When China brought up at a Council consultation on Wednesday the Kashmir issue using a letter from Pakistan's Foreign Minister Shah Mehmood Qureshi with several allegations against India, the other members said the matter was a bilateral issue between New Delhi and Islamabad and the two countries had the mechanisms to deal with their differences and did not need Council intervention.
The Council did not even authorise a press statement about the consultation which is often done after such meetings.
"We are happy that neither the alarmist scenario painted by the representatives of Pakistan nor any of the baseless allegations made repeatedly by representatives of Pakistan in UN fora were found to be credible today.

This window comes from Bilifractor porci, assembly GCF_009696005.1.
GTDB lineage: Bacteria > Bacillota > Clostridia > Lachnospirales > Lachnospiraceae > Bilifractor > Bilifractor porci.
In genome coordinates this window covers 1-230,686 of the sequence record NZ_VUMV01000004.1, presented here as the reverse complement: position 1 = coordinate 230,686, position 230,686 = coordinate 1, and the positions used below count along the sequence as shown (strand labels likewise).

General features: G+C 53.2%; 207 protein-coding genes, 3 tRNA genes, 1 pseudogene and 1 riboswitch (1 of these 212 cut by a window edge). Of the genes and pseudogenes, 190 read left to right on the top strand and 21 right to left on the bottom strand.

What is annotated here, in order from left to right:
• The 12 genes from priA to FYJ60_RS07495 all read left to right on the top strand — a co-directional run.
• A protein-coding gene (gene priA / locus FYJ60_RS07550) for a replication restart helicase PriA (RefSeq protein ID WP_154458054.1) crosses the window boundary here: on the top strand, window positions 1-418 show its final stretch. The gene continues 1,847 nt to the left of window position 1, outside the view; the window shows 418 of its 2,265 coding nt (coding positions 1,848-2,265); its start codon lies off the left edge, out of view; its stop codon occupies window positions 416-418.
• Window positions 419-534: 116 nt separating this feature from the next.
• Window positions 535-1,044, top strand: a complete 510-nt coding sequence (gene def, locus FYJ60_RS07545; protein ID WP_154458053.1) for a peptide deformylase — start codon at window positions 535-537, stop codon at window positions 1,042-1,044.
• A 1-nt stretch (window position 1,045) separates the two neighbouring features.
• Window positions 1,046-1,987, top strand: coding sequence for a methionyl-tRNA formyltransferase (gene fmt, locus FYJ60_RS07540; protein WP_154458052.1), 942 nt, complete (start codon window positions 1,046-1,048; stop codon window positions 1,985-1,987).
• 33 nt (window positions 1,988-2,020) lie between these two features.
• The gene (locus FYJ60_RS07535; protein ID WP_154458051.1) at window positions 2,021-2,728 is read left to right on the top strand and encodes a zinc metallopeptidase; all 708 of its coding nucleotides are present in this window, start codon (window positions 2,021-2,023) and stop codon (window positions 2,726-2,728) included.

"We are glad that the effort was viewed as a distraction and it was pointed by many friends that bilateral mechanisms are available to raise and address issues that Pakistan may have in its ties with India," Akbaruddin said.
This was the third attempt by China to bring the Kashmir issue of behalf of its all "all weather friend" Pakistan before the Council since August 2019 when India abrogated Article 370 of the Indian Constitution that gave Kashmir special status.
The first try that resulted in the Council holding a consultation ended like the one on Wednesday without any statement on the meeting or an acknowledgment of the issue.
Last month, China told the Council members that it will bring up the Kashmir issue at a consultation, but backed out at the last minute when it found no takers.
The letter from Qureshi that China's Permanent Representative Zhang Jun referred to last month and again on Wednesday alleged in an effort to create a sense of imminent danger that India had removed parts of the fence on the Line of Control in five sectors and deployed Brahmos, anti-tank and other missiles along the line.
(Arul Louis can be contacted at arul.l@.in and followed on Twitter @arulouis)
( With inputs from IANS )